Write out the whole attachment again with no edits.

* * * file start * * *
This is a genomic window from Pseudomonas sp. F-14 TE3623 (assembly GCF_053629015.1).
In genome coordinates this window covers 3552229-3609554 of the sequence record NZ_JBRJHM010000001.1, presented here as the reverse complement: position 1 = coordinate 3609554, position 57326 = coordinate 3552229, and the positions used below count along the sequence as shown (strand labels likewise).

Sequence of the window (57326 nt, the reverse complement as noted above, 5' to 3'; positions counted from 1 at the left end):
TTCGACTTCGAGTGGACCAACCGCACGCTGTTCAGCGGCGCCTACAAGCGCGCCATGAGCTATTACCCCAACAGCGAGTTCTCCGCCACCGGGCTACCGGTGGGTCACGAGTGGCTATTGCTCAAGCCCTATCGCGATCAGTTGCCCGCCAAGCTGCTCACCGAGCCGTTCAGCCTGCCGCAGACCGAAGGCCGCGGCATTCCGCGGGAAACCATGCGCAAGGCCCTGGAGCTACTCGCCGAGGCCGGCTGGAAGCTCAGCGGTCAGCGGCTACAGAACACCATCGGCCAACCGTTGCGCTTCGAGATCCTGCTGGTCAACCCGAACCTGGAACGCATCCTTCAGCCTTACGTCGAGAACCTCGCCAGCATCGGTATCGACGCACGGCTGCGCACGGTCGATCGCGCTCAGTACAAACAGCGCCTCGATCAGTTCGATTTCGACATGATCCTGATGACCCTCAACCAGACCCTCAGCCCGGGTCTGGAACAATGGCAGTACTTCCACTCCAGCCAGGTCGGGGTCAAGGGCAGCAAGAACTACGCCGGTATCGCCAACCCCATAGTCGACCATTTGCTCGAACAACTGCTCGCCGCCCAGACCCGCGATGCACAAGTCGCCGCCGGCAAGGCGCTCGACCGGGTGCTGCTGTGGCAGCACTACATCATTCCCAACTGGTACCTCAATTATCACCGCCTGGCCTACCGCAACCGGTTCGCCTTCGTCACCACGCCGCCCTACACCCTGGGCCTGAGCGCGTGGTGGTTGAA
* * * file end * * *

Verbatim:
This is a genomic window from Pseudomonas sp. F-14 TE3623 (assembly GCF_053629015.1).
In genome coordinates this window covers 3552229-3609554 of the sequence record NZ_JBRJHM010000001.1, presented here as the reverse complement: position 1 = coordinate 3609554, position 57326 = coordinate 3552229, and the positions used below count along the sequence as shown (strand labels likewise).

Sequence of the window (57326 nt, the reverse complement as noted above, 5' to 3'; positions counted from 1 at the left end):
TTCGACTTCGAGTGGACCAACCGCACGCTGTTCAGCGGCGCCTACAAGCGCGCCATGAGCTATTACCCCAACAGCGAGTTCTCCGCCACCGGGCTACCGGTGGGTCACGAGTGGCTATTGCTCAAGCCCTATCGCGATCAGTTGCCCGCCAAGCTGCTCACCGAGCCGTTCAGCCTGCCGCAGACCGAAGGCCGCGGCATTCCGCGGGAAACCATGCGCAAGGCCCTGGAGCTACTCGCCGAGGCCGGCTGGAAGCTCAGCGGTCAGCGGCTACAGAACACCATCGGCCAACCGTTGCGCTTCGAGATCCTGCTGGTCAACCCGAACCTGGAACGCATCCTTCAGCCTTACGTCGAGAACCTCGCCAGCATCGGTATCGACGCACGGCTGCGCACGGTCGATCGCGCTCAGTACAAACAGCGCCTCGATCAGTTCGATTTCGACATGATCCTGATGACCCTCAACCAGACCCTCAGCCCGGGTCTGGAACAATGGCAGTACTTCCACTCCAGCCAGGTCGGGGTCAAGGGCAGCAAGAACTACGCCGGTATCGCCAACCCCATAGTCGACCATTTGCTCGAACAACTGCTCGCCGCCCAGACCCGCGATGCACAAGTCGCCGCCGGCAAGGCGCTCGACCGGGTGCTGCTGTGGCAGCACTACATCATTCCCAACTGGTACCTCAATTATCACCGCCTGGCCTACCGCAACCGGTTCGCCTTCGTCACCACGCCGCCCTACACCCTGGGCCTGAGCGCGTGGTGGTTGAA